Debit order clients’ whose money get deducted from their bank accounts without their permission, are urged to report such deductions as soon as they are detected.
Debit orders are often used as a means of payment for a range of services, such as loan repayments and subscriptions fees. They are an instruction between a consumer and a third-party or service provider, where consumers grant third parties permission to deduct money from their bank account for services rendered.
The Bank of Namibia reports that often debit orders related disputes arise when third party institutions withdraw amounts before the date specified in the agreed instruction; continues to collect debit orders that have been cancelled or is subject to a stop payment instruction.
It further occurs when third parties debit accounts with incorrect amounts; collects a debit order without authorisation; or collects a debit order that is not consistent with the clients’ instruction.
In the event where banks determine that the debit order is not authorised, banks may reverse the transaction and any related fees that are charged. When such activities are noticed, consumers should approach the relevant third party and report the unauthorised deduction.
Consumers may further cancel a debit order by providing written or other appropriate notification to the third party whom they have authorised to make the deductions.
Additionally, future debit order payments can also be stopped for a given period whereby consumers request that their bank places a stop payment instruction on their account for the exact amount of the debit order.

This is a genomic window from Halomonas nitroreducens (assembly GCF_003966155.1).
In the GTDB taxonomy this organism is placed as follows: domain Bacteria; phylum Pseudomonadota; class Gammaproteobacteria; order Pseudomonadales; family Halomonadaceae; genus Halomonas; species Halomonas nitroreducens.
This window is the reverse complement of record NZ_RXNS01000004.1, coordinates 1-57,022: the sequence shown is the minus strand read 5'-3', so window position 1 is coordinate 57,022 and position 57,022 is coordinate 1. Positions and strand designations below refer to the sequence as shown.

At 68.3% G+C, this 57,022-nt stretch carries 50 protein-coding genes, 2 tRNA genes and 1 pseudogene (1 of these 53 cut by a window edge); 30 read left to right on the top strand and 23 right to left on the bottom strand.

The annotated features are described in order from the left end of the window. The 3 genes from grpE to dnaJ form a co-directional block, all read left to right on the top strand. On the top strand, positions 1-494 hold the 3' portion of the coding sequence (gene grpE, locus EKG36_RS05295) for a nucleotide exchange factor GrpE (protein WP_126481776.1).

Consumers may mitigate the risk of unauthorised debit orders by providing only original bank stamped documents when applying for the product and services. Subscribing to the commercial bank’s SMS notification services is a useful mitigating measure, as this will inform clients of all deductions from their bank accounts.
All in all, the central bank advised consumers to review bank statements each month by looking at each deduction, no matter how small.
“When differences are picked up, clients are urged to report them to their bank within 40 days from when the transaction took place, and where fraud is suspected, report the incident at a police station.
Consumers are further urged to always protect their banking details and only provide them when deductions have to be effected.
When clients are unable to amicably resolve a particular case with their bank, clients may then consult the Bank of Namibia, as it is mandated to mediate between consumers and their banks. This is done in the spirit of finding a solution between aggrieved consumers and their respective bank,” reads a statement issued by the Bank of Namibia.